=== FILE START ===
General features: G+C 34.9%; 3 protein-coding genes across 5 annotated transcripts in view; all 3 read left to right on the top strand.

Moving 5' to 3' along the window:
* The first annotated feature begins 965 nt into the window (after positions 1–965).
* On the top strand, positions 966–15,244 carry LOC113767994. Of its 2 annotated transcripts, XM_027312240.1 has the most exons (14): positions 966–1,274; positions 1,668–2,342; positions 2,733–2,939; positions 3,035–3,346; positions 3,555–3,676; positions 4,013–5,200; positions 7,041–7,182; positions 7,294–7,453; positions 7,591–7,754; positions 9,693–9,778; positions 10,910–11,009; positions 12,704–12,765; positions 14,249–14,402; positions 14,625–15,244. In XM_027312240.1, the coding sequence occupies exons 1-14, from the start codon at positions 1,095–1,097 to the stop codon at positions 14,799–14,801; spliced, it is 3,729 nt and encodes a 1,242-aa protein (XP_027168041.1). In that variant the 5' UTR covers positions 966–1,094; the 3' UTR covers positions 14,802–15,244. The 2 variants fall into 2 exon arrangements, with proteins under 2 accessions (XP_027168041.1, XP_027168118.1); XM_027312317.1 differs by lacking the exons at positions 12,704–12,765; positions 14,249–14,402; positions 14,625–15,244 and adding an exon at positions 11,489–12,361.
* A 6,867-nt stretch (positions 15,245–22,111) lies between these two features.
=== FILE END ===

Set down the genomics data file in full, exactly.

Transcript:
General features: G+C 34.9%; 3 protein-coding genes across 5 annotated transcripts in view; all 3 read left to right on the top strand.

Moving 5' to 3' along the window:
* The first annotated feature begins 965 nt into the window (after positions 1–965).
* On the top strand, positions 966–15,244 carry LOC113767994. Of its 2 annotated transcripts, XM_027312240.1 has the most exons (14): positions 966–1,274; positions 1,668–2,342; positions 2,733–2,939; positions 3,035–3,346; positions 3,555–3,676; positions 4,013–5,200; positions 7,041–7,182; positions 7,294–7,453; positions 7,591–7,754; positions 9,693–9,778; positions 10,910–11,009; positions 12,704–12,765; positions 14,249–14,402; positions 14,625–15,244. In XM_027312240.1, the coding sequence occupies exons 1-14, from the start codon at positions 1,095–1,097 to the stop codon at positions 14,799–14,801; spliced, it is 3,729 nt and encodes a 1,242-aa protein (XP_027168041.1). In that variant the 5' UTR covers positions 966–1,094; the 3' UTR covers positions 14,802–15,244. The 2 variants fall into 2 exon arrangements, with proteins under 2 accessions (XP_027168041.1, XP_027168118.1); XM_027312317.1 differs by lacking the exons at positions 12,704–12,765; positions 14,249–14,402; positions 14,625–15,244 and adding an exon at positions 11,489–12,361.
* A 6,867-nt stretch (positions 15,245–22,111) lies between these two features.